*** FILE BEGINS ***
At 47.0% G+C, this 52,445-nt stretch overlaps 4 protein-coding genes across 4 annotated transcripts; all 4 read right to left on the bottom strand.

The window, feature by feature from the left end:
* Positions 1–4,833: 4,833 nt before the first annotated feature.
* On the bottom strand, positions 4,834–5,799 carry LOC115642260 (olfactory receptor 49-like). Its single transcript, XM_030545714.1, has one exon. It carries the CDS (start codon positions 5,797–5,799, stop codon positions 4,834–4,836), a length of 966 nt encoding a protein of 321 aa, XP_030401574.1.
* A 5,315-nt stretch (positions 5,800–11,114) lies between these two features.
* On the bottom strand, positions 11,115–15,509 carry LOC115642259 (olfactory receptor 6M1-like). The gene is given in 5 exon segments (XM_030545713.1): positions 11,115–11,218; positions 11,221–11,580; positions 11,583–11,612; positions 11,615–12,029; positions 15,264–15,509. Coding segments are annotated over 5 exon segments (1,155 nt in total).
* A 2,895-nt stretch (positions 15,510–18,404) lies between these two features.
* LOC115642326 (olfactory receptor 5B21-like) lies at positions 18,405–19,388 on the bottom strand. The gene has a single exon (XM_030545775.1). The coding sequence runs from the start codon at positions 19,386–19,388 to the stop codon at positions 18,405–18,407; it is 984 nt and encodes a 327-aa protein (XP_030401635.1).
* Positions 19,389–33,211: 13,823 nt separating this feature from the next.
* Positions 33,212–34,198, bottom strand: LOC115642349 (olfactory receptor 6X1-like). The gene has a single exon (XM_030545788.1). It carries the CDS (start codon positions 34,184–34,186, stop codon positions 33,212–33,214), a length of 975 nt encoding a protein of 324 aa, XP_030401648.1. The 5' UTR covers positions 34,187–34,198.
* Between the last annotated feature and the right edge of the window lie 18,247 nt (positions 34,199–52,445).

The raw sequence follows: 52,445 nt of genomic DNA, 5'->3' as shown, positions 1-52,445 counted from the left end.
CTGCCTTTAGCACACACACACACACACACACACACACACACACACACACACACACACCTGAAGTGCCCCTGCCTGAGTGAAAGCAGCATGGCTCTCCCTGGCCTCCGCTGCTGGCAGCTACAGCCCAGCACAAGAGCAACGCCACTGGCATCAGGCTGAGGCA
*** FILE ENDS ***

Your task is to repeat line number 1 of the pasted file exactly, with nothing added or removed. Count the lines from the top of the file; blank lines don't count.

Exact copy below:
At 47.0% G+C, this 52,445-nt stretch overlaps 4 protein-coding genes across 4 annotated transcripts; all 4 read right to left on the bottom strand.